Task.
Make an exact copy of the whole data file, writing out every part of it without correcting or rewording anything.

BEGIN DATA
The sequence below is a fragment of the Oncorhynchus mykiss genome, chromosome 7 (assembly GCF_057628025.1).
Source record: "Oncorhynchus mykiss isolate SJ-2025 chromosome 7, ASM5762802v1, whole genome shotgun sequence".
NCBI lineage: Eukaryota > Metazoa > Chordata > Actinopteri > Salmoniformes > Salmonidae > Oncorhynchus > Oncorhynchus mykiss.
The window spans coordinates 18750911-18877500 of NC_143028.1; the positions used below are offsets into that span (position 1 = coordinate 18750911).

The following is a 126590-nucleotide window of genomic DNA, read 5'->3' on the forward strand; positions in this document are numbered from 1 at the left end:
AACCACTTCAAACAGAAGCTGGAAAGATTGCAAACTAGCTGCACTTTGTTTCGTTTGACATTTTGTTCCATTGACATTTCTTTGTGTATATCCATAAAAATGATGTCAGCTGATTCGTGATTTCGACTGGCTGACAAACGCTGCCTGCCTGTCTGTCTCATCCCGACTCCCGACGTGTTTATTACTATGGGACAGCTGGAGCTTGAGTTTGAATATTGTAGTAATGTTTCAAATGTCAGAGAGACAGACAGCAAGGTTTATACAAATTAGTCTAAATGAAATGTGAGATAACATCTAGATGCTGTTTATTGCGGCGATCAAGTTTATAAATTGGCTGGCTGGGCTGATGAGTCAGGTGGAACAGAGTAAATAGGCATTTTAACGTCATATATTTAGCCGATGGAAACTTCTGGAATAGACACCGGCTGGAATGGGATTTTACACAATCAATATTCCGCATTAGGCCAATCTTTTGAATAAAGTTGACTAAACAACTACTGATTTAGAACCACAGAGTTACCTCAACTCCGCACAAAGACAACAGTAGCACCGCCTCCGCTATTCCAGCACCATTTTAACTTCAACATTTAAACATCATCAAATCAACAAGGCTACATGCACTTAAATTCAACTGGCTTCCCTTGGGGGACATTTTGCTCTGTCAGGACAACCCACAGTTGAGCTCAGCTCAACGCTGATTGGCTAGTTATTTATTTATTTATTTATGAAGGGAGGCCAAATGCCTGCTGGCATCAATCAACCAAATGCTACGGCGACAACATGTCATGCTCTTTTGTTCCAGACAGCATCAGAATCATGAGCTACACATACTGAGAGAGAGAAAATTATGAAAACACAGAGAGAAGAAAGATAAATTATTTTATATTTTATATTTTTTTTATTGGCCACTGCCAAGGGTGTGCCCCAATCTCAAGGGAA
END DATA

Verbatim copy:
The sequence below is a fragment of the Oncorhynchus mykiss genome, chromosome 7 (assembly GCF_057628025.1).
Source record: "Oncorhynchus mykiss isolate SJ-2025 chromosome 7, ASM5762802v1, whole genome shotgun sequence".
NCBI lineage: Eukaryota > Metazoa > Chordata > Actinopteri > Salmoniformes > Salmonidae > Oncorhynchus > Oncorhynchus mykiss.
The window spans coordinates 18750911-18877500 of NC_143028.1; the positions used below are offsets into that span (position 1 = coordinate 18750911).

The following is a 126590-nucleotide window of genomic DNA, read 5'->3' on the forward strand; positions in this document are numbered from 1 at the left end:
AACCACTTCAAACAGAAGCTGGAAAGATTGCAAACTAGCTGCACTTTGTTTCGTTTGACATTTTGTTCCATTGACATTTCTTTGTGTATATCCATAAAAATGATGTCAGCTGATTCGTGATTTCGACTGGCTGACAAACGCTGCCTGCCTGTCTGTCTCATCCCGACTCCCGACGTGTTTATTACTATGGGACAGCTGGAGCTTGAGTTTGAATATTGTAGTAATGTTTCAAATGTCAGAGAGACAGACAGCAAGGTTTATACAAATTAGTCTAAATGAAATGTGAGATAACATCTAGATGCTGTTTATTGCGGCGATCAAGTTTATAAATTGGCTGGCTGGGCTGATGAGTCAGGTGGAACAGAGTAAATAGGCATTTTAACGTCATATATTTAGCCGATGGAAACTTCTGGAATAGACACCGGCTGGAATGGGATTTTACACAATCAATATTCCGCATTAGGCCAATCTTTTGAATAAAGTTGACTAAACAACTACTGATTTAGAACCACAGAGTTACCTCAACTCCGCACAAAGACAACAGTAGCACCGCCTCCGCTATTCCAGCACCATTTTAACTTCAACATTTAAACATCATCAAATCAACAAGGCTACATGCACTTAAATTCAACTGGCTTCCCTTGGGGGACATTTTGCTCTGTCAGGACAACCCACAGTTGAGCTCAGCTCAACGCTGATTGGCTAGTTATTTATTTATTTATTTATGAAGGGAGGCCAAATGCCTGCTGGCATCAATCAACCAAATGCTACGGCGACAACATGTCATGCTCTTTTGTTCCAGACAGCATCAGAATCATGAGCTACACATACTGAGAGAGAGAAAATTATGAAAACACAGAGAGAAGAAAGATAAATTATTTTATATTTTATATTTTTTTTATTGGCCACTGCCAAGGGTGTGCCCCAATCTCAAGGGAA